NJ Immigrant Trust Directive

The NJ Office of the Attorney General has launched their “Immigrant Trust Directive,” a set of rules designed to strengthen trust between local law enforcement officers and immigrant communities.

The Immigrant Trust Directive put out a series of videos explaining the new rules and policies. You can watch them below. You can also read a summary of the Directive here.

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How Your Faith Community Can Become a 2020 Census Partner

In many ways Paterson is a community of faith and you, our faith leaders, are some of our most respected and trusted voices. You know how to reach your congregation and members, and you play an essential role in their well-being. This is why it is so important that you join the campaign for a complete count in the upcoming U.S. Census, and become a 2020 Census partner.

Paterson Interfaith March for Peace and Unity, photo courtesy of Kate Albright

The United States Census Bureau has created a fact sheet describing how faith leaders and faith communities can partner with the Census to ensure an accurate count in their communities. Please read the sheet, or visit 2020census.gov/partners to learn more about how your congregation can help to make sure that everyone in Paterson Counts!

And don’t forget to mark your calendars for Census worship weekend, March 27-29, 2020!

How Can NJ Get a Complete Count in 2020? Ask Nonprofits and Philanthropy Organizations

The New Jersey Complete Count Commission has been working with nonprofits and philanthropic organizations from all around the state to get the word out about the 2020 Census. According to NJ Spotlight, members of the New Jersey Council of Grantmakers have already pledged over $1 million toward outreach and awareness campaigns surrounding the upcoming Census. In a conference this week, lawmakers asked organizations to contribute even more to fund initiatives such as multilingual training materials for children and families, and laptop stations at houses of worship.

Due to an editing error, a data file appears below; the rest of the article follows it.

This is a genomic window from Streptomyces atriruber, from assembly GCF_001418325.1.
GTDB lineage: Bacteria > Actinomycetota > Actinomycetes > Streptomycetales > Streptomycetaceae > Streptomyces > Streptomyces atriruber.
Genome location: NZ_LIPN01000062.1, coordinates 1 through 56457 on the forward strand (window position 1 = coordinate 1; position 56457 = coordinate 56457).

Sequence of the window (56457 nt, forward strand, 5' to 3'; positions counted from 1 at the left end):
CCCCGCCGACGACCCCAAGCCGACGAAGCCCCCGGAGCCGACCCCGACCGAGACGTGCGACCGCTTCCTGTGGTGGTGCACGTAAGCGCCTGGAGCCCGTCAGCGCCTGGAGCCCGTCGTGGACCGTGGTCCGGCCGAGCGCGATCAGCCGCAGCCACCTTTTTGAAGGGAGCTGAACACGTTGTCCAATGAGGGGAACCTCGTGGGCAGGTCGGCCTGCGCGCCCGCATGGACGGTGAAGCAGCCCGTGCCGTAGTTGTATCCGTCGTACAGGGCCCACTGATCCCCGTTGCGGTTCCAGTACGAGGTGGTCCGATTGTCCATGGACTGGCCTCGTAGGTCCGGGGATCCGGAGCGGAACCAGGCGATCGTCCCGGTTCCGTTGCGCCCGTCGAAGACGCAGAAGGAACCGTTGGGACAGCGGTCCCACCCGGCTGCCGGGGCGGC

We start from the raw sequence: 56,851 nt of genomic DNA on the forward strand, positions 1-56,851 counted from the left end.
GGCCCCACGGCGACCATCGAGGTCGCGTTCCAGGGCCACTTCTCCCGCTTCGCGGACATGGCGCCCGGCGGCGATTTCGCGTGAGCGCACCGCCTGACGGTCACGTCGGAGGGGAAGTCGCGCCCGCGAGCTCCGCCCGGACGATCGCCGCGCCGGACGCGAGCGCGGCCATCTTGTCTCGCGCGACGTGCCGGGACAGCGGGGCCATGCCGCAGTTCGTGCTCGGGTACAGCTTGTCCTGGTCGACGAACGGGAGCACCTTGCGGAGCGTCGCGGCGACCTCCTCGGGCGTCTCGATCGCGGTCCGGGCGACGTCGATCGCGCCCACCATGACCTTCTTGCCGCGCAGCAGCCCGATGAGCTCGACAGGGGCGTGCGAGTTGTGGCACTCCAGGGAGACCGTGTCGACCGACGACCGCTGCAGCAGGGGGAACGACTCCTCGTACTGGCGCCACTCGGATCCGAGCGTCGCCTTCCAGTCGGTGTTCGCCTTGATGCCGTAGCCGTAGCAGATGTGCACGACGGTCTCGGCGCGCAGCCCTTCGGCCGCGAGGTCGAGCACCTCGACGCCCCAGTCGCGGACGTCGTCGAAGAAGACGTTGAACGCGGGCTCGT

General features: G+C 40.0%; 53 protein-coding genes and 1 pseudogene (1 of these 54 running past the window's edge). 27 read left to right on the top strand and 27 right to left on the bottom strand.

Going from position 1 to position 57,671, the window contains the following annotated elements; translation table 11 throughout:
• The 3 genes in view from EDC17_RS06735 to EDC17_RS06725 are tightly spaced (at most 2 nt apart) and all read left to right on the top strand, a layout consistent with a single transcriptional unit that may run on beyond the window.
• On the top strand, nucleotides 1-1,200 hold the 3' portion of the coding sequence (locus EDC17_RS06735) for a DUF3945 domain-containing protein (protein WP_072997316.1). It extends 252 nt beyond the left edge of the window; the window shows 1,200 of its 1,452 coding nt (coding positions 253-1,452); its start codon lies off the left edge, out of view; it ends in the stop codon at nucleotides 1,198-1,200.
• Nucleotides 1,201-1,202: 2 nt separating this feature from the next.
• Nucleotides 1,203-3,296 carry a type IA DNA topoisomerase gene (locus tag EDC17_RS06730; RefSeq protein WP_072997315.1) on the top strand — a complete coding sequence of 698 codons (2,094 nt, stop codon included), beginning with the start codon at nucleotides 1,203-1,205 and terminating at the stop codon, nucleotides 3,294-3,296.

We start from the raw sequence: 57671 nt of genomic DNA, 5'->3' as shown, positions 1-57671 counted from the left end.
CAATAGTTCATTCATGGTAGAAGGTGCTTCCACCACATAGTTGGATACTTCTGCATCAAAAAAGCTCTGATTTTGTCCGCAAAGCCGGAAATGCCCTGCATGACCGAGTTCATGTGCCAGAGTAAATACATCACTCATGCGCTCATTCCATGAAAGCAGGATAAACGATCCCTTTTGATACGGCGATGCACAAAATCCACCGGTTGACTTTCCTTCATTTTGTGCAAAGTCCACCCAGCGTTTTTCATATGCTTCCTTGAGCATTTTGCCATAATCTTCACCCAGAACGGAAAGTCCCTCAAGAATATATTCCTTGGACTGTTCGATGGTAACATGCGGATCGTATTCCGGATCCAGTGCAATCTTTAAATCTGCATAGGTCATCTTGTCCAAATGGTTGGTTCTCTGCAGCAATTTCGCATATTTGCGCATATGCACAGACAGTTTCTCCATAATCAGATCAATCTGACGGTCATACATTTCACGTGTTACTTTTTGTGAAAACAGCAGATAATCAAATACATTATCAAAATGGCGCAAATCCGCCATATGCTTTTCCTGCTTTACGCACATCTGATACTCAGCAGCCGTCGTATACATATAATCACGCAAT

Much of the outreach is focused on the controversial citizenship question that may appear on the 2020 Census. State and nonprofit representatives are urging every single household to complete the Census form regardless of citizenship status. An inaccurate count can lead to a reduction in state and local government funding, which may force cities to eliminate community services and programs for children and families.

How to Handle the Citizenship Question

NALEO Educational Fund, the nation’s leading nonprofit, non-partisan organization for Latino civic engagement, has published a comprehensive guide to the debate surrounding the citizenship question on the 2020 Census. The guide, written primarily for community leaders and stakeholders, explains the potential outcomes for the decision that the Supreme Court will make about the citizenship question and how to respond to each scenario.

For more information and resources in English and Spanish, visit www.hagasecontar.org.

Securing Our Children’s Future

A complete census count is essential for providing necessary resources for children—especially Latino children— says MomsRising.org, a grassroots activism and education blog for women.

In 2010, nearly half a million Latino children under the age of four were not counted. If these children are not counted in the 2020 Census, it could have serious effects on their schools and educational resources, fair representation in Congress, and the enforcement of civil rights policies that affect underrepresented communities.